“Can severance be negotiated? Anything I can do if I’ve already accepted the severance?”

Question: My division was just sold to a competitor. I have 40 years of service, and am considered a key employee.

I was left with 26 weeks of severance. I asked for more, but was turned down.

Is there anything I can do?

Phil
Madison, CT

Answer: Phil, from your email, I am unable to tell if (a) you have not accepted your severance or signed your severance agreement, or, alternatively (b) you’ve already accepted your severance, signed your severance agreement, and was paid your severance.

(a) If you have not yet accepted your severance, or signed your severance agreement: In this instance, there is a LOT you can do to negotiate better severance. While I can’t list all of the things you can do here, and how to do them, you can learn an awful lot of what you can do by reading some of the articles and Q & A’s on severance in the Library section of this blogsite; just [click here].

You might consider buying a copy of my book, Fired, Downsized, or Laid Off – What Your Employer Does Not Want You to Know About How to Fight Back.  While it’s gone out of print, it is available by instant download on this blogsite by [clicking here], or from Amazon or Ebay.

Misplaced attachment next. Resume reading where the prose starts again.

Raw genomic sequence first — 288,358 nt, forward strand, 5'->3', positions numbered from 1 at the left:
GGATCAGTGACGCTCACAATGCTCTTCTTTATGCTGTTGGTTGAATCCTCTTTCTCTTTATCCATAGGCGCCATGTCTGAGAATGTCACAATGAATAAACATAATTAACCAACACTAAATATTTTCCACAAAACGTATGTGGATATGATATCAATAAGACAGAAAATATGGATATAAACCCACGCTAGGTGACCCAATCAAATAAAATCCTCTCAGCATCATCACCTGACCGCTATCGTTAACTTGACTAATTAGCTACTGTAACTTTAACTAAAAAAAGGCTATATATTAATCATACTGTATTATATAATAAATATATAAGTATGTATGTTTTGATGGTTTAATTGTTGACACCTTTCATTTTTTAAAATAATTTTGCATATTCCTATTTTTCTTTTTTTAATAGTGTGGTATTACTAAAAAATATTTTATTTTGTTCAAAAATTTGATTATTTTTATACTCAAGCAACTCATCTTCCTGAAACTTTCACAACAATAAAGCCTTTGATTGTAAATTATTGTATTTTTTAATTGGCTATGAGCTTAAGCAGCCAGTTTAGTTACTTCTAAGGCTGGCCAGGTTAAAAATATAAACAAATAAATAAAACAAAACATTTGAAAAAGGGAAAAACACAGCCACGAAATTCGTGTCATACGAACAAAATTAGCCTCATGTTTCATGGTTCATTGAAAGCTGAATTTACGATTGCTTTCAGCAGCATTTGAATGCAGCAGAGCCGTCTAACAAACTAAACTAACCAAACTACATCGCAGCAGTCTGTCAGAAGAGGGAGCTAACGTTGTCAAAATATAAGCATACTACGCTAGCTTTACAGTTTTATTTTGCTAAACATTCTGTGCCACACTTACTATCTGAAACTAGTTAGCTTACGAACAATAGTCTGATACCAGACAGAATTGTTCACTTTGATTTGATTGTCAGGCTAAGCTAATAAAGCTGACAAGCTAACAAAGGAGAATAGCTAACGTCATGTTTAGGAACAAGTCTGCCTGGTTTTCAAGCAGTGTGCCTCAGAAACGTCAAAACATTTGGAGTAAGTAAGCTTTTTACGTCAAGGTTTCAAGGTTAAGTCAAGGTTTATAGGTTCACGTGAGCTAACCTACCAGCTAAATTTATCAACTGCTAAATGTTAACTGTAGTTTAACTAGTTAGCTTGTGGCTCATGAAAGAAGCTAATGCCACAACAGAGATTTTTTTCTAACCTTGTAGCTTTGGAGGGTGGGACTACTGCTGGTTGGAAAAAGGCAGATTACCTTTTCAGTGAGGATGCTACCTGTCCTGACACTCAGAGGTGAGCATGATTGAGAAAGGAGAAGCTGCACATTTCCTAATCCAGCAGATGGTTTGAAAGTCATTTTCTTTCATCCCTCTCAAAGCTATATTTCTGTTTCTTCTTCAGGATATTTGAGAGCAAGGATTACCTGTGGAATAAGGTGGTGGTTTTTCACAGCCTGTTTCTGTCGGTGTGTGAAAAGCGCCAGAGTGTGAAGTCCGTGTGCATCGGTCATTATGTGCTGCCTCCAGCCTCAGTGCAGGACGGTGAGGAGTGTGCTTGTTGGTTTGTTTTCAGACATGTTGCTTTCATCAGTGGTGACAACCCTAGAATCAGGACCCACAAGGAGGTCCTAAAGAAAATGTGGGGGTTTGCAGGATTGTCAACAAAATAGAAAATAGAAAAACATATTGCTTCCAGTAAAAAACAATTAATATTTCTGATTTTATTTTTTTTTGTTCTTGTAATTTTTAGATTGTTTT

For over 25 years now, we have found severance to be a very negotiable transaction, if approached in the right way.

(b) If you have signed your severance agreement, and accepted your severance monies: In this case, there are very few things left you can do, because part of every severance agreement I’ve ever seen – and I have seen thousands – is a release of legal claims, and a confidentiality clause, as well. These two severely curtail your options. However, they do not eliminate all of your options.

In one matter we handled some years ago, an employee had accepted his severance, and signed his severance agreement, but nonetheless wanted his job back. By writing to the Board of Directors, and explaining (1) his significant value to the company, (2) his continued loyalty to the company, and (3) his desire to work – probably harder than anyone else – they decided to direct the Chief Executive of the company to rehire him. 

Hope this at least gives you some answers to your question. After reading some of the material on the Library section of this blogsite, consider writing back if you think we can help.

My Best to You,
Al Sklover

Alan Sklover’s Timeless Classic, Newly Updated and Revised

Fired, Downsized, or Laid Off:

What Your Employer Does NOT Want You to Know
About How to FIGHT BACK

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